Diuris abbreviata facts for kids
Quick facts for kidsLemon doubletail
|Diuris abbreviata growing near Guyra|
Diuris abbreviata, commonly known as the lemon doubletail, is a species of orchid that is endemic to eastern Australia. It has two or three leaves and a flowering stem with up to nine yellow flowers with darker markings.
Diuris abbreviata is a tuberous, perennial herb with two or three linear leaves 120–250 mm (5–10 in) long, 3–4 mm (0.1–0.2 in) wide and folded in half lengthwise. There are between three and nine pale to bright yellow flowers with darker markings which lean forwards and are about 25 mm (1 in) wide. The dorsal sepal is egg-shaped, 7–12 mm (0.3–0.5 in) long, 5–8 mm (0.2–0.3 in) wide and more or less erect. The lateral sepals are linear to lance-shaped, 11–16 mm (0.4–0.6 in) long, 1–3 mm (0.04–0.1 in) wide, and turn downwards. The petals are erect, ear-like above the flower, 7–14 mm (0.3–0.6 in) long and 4.5–9 mm (0.2–0.4 in) wide on a brownish, stalk-like "claw" 3–6 mm (0.1–0.2 in) long. The labellum is 7–14 mm (0.3–0.6 in) long and has three lobes. The centre lobe is broad egg-shaped, about 8 mm (0.3 in) wide with a ridge along its mid-line. The lateral lobes are narrow linear to triangular in shape, 2–4 mm (0.08–0.2 in) long and 1–1.5 mm (0.04–0.06 in) wide. There are two ridge-like calli about 5 mm (0.2 in) long near the mid-line of the labellum. Flowering occurs from September to November.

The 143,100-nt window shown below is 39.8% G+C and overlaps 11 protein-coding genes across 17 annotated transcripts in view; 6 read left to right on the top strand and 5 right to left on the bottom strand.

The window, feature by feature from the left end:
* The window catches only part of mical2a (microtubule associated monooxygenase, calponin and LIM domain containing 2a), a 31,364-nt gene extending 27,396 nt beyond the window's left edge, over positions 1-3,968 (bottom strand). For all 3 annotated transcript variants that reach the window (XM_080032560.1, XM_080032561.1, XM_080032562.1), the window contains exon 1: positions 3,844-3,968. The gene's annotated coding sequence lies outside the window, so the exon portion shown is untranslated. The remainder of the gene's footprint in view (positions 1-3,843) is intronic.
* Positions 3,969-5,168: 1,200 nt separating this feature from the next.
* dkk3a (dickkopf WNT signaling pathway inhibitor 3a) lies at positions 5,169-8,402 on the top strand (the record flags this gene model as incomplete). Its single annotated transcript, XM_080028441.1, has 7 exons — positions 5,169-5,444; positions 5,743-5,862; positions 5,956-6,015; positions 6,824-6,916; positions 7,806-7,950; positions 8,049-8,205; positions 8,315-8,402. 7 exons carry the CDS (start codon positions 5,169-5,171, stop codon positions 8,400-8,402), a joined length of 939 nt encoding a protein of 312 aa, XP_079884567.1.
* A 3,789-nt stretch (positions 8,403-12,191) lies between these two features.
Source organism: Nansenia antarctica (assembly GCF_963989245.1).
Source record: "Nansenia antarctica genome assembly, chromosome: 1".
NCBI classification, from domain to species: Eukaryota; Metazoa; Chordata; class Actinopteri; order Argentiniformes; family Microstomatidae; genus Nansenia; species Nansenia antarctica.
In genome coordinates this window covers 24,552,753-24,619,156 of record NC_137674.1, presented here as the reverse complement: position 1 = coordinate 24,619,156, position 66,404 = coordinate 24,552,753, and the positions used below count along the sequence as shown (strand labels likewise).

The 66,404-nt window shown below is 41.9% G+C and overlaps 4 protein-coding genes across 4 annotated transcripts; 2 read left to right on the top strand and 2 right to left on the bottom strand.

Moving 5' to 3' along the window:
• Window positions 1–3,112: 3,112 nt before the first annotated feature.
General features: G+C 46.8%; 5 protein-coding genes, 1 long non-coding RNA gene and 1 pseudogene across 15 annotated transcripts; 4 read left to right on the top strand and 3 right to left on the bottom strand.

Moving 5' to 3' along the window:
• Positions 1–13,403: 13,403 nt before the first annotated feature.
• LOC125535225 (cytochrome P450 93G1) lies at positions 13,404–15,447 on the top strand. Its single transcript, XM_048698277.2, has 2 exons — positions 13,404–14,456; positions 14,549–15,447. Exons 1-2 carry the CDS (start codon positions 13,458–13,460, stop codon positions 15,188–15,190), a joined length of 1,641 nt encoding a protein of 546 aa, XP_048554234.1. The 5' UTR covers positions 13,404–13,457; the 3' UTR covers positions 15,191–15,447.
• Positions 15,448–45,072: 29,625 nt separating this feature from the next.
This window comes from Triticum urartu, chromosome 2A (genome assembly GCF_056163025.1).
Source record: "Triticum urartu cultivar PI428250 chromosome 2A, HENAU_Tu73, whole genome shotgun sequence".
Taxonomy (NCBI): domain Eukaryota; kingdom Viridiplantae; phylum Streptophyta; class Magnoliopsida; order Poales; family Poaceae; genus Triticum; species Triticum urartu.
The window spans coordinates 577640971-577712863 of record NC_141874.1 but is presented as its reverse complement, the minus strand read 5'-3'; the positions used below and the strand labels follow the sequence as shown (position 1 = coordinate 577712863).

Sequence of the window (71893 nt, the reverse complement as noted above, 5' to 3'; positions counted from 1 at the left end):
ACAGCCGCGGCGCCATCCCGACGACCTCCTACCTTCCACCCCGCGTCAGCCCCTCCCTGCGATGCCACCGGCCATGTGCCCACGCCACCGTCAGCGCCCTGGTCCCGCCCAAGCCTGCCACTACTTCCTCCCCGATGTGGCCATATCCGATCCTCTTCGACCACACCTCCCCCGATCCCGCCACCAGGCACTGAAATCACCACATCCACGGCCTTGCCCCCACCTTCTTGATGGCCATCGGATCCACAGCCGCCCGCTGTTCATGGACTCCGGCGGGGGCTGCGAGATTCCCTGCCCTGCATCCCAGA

Taxonomy and naming
Diuris abbreviata was first formally described in 1873 by George Bentham from a previously unpublished description by Ferdinand von Mueller and Bentham's description was published in Flora Australiensis. The specific epithet (abbreviata) is a Latin word meaning "shortened".
Distribution and habitat
Diuris abbreviata Facts for Kids. Kiddle Encyclopedia.